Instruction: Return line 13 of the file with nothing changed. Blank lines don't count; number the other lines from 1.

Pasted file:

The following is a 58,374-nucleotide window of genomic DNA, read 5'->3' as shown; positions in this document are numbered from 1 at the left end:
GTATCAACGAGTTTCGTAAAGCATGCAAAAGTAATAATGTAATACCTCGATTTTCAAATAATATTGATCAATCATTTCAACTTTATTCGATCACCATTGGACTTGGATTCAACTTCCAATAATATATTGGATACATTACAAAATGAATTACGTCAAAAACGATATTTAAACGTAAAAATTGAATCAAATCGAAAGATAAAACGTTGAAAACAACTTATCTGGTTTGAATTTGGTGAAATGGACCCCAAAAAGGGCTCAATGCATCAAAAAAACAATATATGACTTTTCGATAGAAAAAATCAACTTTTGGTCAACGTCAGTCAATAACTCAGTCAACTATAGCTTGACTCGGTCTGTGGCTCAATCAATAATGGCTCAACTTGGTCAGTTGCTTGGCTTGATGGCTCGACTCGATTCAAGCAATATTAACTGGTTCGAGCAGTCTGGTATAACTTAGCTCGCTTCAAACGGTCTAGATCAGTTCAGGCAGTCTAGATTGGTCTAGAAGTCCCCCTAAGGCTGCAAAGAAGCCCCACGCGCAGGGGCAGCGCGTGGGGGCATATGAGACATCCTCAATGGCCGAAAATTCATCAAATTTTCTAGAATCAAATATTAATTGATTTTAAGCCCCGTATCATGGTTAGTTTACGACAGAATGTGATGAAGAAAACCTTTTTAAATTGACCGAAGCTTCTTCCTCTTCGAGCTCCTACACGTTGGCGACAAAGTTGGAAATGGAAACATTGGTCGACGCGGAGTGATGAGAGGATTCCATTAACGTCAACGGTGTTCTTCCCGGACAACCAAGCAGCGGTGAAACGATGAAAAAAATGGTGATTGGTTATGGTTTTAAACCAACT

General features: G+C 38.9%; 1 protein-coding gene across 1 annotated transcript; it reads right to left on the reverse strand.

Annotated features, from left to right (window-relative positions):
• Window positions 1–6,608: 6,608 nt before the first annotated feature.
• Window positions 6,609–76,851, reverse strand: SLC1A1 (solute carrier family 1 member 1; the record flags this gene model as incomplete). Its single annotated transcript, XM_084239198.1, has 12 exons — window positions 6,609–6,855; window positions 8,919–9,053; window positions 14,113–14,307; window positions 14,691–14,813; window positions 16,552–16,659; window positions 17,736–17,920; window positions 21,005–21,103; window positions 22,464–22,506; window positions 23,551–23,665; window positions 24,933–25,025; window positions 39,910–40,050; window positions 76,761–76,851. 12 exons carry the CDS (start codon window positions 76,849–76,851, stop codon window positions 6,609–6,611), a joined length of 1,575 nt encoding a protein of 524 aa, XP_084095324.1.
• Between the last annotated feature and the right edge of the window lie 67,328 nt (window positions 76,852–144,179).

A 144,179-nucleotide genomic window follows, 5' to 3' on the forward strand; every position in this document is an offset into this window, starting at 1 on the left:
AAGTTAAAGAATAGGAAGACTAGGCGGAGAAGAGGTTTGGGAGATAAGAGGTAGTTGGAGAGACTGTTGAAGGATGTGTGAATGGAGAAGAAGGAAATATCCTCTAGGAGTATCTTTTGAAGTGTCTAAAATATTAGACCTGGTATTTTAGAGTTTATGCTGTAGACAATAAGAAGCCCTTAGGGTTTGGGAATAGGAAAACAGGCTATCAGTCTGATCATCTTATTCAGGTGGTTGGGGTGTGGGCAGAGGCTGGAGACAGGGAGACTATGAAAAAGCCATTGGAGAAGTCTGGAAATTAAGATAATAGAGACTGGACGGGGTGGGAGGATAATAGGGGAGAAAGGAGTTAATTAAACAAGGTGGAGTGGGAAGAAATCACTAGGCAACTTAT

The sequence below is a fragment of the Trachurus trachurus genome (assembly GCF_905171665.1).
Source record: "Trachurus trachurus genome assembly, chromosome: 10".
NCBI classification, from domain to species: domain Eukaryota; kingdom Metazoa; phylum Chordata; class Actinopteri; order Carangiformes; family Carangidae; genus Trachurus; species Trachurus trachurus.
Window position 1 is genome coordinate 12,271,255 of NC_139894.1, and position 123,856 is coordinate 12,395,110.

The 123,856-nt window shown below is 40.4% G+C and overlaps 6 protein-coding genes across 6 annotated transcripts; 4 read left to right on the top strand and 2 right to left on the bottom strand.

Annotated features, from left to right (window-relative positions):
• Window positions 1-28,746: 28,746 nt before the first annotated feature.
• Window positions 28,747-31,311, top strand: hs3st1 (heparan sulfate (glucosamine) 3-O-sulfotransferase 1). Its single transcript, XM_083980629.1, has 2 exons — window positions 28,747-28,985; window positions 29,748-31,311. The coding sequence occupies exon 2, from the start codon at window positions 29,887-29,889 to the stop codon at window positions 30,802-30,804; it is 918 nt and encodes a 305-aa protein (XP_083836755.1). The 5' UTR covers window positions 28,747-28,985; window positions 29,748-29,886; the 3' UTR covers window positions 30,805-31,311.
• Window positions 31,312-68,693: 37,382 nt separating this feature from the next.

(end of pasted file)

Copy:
Window position 1 is genome coordinate 12,271,255 of NC_139894.1, and position 123,856 is coordinate 12,395,110.